vwjetty wrote:
Well here's a few. Took me right at or over 2 min to do. And still didn't get some of them right.
A student took 7 tests. The student's average score on the first 5 tests was 73. The student's average score on the final 5 of these 7 tests was 79. How much greater than the student's average score on the first 2 of these tests was the student's average score on the final 2 of these tests?
6
7
10
15
18
The first 5 tests had an average score 6 lower than the last 5 tests. since avg = total of terms/# of terms, and there were five terms (the tests) in each case, we can deduce that the total score of the second set of tests was 30 points higher than that of the first.
However, note that the two sets of tests overlap in the middle! Both are counting the middle three. That means those 30 extra points must come
entirely from the difference between the first two and the last two. Since we have 30 extra points split among two tests, we can then deduce that the last two tests must have averaged 15 points higher than the first two.
Quote:
Each supervisor in the company oversees 18 workers. After a reorganization, the number of workers overseen by each supervisor will be 26. The number of workers remained the same after the reorganization. How many supervisors will be needed to oversee the company ’ s workers after such a reorganization?
(1) The company currently has 13 supervisors.
(2) Four fewer supervisors will be needed after the reorganization.
The statement gives us three variables--the original number of supervisors (S), the number of workers (W), and the new total of supervisors post-reorg. (N). It also gives us two equations: since a supervisor oversees 18 workers, there are 18 times as many workers orginally, so 18S = W. Then, we lose some supervisors; afterwards, the equation is 26N = W.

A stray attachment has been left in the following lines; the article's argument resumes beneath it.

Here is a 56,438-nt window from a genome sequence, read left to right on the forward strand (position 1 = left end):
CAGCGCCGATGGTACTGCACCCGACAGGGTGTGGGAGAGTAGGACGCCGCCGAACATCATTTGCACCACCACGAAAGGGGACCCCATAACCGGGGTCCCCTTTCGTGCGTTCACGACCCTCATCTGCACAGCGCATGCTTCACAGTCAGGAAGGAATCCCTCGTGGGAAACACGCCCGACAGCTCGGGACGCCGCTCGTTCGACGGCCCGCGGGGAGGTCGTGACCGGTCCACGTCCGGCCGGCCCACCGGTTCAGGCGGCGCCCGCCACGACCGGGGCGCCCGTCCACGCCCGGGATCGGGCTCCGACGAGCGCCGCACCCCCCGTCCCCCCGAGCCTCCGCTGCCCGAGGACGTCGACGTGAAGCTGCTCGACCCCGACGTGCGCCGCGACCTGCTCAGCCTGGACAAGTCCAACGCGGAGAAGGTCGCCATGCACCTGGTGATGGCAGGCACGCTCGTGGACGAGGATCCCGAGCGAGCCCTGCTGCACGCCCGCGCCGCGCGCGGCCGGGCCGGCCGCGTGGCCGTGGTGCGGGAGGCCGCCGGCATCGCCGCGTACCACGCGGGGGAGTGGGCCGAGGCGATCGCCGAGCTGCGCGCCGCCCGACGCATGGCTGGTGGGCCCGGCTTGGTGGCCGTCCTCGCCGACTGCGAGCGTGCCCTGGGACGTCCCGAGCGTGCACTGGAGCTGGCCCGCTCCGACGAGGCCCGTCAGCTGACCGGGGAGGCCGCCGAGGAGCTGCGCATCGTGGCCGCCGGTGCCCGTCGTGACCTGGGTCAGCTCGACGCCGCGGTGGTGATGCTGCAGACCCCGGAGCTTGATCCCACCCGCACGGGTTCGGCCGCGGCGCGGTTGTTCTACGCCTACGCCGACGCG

Since we have three variables, the mathematical properties of systems of equations tell us that we can always solve three unique equations using some or all of those variables. Since the stem gives us two equations, it means a unique equation--
any unique equation!--will be sufficient unless it introduces another variable
or is non-linear--any variables to powers higher than 1, or any two variables multiplied by one another.
1) S = 13 is a unique equation. Sufficient.
2) S - 4 = N is a unique equation. Sufficient.
The correct answer is (D), Either choice is sufficient.
Quote:
John is j years old and Keith is k years old, and both are at least one year old. Is j > k ?
(1) jk = 2 j
(2) j + k = 2 j
1) divide both sides by j. K = 2. J = ?
J could be 1, or J could be 3; he could be older or younger. Insufficient.
2) Subtract J from both sides. K = J. If k is equal to j, is is NOT less than J; the answer to this question is defnitely no. Sufficient.
The correct answer is (B), 2 alone is sufficient.
So as you can see, just like th GMAT,
Kaplan questions are often designed to lure people in with the temptation of unnecessary algebra. But don't worry! As you go through the
Kaplan course, you'll get a great sense of what common tricks and patterns you can use to avoid these pitfalls.
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